In most religions, prayer, while central, is often accompanied by physical objects to assist the supplicant to achieve the appropriate concentration for repetitive prayers: Prayer Wheels (Buddhism), Misbaha (Islam), Rosary (Catholicism), etc. In the Jewish tradition, for known historical reasons, these objects were not common. This art-piece attempts to demonstrate the potential to realize and materialize prayer while maintaining tradition.
This Automata realizes the famous Geonic Period pray Ein Keloheinu (There is none like our G-d) with a provenance that dates back to the 9th Century C.E. This daily prayer uses alliteration and meditative repetition to praise the Lord and is displayed via a hand-operated stainless-steel enmeshing wheel set, highlighted by a modern minimalist design. The form follows function but makes no artistic sacrifices.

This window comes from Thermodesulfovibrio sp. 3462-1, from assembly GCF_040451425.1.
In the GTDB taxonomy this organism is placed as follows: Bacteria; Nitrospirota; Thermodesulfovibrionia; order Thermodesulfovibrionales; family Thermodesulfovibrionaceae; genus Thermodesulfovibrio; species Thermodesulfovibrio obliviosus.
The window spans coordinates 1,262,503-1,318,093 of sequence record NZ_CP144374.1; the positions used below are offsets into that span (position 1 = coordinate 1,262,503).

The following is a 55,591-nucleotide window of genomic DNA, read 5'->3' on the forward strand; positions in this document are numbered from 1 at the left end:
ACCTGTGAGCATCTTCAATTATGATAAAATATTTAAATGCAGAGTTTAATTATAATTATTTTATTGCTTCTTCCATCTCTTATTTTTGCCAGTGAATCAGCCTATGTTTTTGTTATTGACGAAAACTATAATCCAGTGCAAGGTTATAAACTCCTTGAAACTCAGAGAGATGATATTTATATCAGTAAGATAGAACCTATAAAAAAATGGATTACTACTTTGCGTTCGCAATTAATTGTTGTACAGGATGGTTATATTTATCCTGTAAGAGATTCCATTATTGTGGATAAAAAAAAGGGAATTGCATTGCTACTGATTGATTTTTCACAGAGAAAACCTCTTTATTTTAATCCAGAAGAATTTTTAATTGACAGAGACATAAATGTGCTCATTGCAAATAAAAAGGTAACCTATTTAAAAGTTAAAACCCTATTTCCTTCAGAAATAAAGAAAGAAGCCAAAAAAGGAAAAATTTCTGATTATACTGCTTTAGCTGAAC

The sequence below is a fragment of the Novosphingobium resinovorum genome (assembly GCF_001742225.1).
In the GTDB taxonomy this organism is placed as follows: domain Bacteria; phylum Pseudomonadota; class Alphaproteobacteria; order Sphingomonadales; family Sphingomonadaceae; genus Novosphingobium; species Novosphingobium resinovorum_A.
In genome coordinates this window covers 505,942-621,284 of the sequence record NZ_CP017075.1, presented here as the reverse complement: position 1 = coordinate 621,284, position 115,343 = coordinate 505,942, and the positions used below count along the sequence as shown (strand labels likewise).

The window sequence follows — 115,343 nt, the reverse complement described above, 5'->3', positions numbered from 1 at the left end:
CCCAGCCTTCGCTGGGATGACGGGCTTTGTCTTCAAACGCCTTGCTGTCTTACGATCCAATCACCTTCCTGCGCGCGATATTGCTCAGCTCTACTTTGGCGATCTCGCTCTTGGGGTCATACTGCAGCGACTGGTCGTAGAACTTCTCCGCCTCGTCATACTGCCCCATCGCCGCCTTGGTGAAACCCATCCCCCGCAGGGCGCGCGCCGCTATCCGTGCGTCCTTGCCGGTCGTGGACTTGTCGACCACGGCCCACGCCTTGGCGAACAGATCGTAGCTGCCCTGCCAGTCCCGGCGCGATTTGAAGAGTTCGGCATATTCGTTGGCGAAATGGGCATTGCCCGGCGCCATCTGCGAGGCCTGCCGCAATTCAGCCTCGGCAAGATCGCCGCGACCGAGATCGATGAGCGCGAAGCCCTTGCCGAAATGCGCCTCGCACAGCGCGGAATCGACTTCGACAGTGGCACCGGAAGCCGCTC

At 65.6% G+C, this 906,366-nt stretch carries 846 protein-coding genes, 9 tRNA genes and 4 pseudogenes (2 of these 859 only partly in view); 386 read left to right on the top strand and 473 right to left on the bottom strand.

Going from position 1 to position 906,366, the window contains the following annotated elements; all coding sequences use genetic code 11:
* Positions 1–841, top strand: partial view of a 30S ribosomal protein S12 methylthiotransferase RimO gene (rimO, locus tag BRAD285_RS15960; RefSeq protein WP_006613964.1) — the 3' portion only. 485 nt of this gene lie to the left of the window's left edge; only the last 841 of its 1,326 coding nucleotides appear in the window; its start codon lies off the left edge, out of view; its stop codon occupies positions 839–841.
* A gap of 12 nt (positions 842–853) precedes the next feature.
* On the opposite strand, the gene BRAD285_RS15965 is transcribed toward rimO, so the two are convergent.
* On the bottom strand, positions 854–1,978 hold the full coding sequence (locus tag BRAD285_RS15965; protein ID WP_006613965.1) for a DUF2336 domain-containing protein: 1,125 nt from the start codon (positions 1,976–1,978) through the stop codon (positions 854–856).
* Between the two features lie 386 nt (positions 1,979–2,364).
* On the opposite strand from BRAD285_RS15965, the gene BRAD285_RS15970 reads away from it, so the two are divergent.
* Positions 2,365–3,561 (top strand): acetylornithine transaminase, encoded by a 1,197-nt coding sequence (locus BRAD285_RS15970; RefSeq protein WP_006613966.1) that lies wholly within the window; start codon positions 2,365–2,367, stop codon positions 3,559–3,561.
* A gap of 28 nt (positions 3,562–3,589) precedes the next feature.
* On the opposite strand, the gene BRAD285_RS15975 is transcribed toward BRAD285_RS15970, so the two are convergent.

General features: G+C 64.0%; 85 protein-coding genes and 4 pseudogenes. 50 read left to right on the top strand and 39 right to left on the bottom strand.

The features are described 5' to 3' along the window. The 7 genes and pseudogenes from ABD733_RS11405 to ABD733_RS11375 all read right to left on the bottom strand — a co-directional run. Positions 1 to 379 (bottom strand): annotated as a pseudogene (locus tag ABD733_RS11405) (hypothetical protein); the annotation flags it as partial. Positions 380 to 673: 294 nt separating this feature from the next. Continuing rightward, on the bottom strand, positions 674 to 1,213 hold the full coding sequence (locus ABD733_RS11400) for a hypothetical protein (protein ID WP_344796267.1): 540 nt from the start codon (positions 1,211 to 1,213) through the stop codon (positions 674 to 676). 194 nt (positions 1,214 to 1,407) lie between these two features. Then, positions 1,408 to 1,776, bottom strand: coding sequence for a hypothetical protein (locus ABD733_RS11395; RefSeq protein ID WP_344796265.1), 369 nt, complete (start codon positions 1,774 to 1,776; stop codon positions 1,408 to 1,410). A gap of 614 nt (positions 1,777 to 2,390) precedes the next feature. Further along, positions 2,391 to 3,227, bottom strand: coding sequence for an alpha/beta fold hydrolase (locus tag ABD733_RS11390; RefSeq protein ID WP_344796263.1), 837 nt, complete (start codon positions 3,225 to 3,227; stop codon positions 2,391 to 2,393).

The underlying mathematical concepts are based on the usage of a doubled Geneva Cross Mechanism (used in 19th Century Cinema Projectors) in odd ratios that pulls together century old mechanisms with modern techniques; fusing the 1000 year old hymn with the modern era artistic vision of the creator.
Rotating the crank reveals the full text of the Ein Keloheinu prayer in its correct order and line by line by merging segments of the prayer etched on the right wheel with that etched on the left, while simultaneously hiding the non-relevant prayer sections.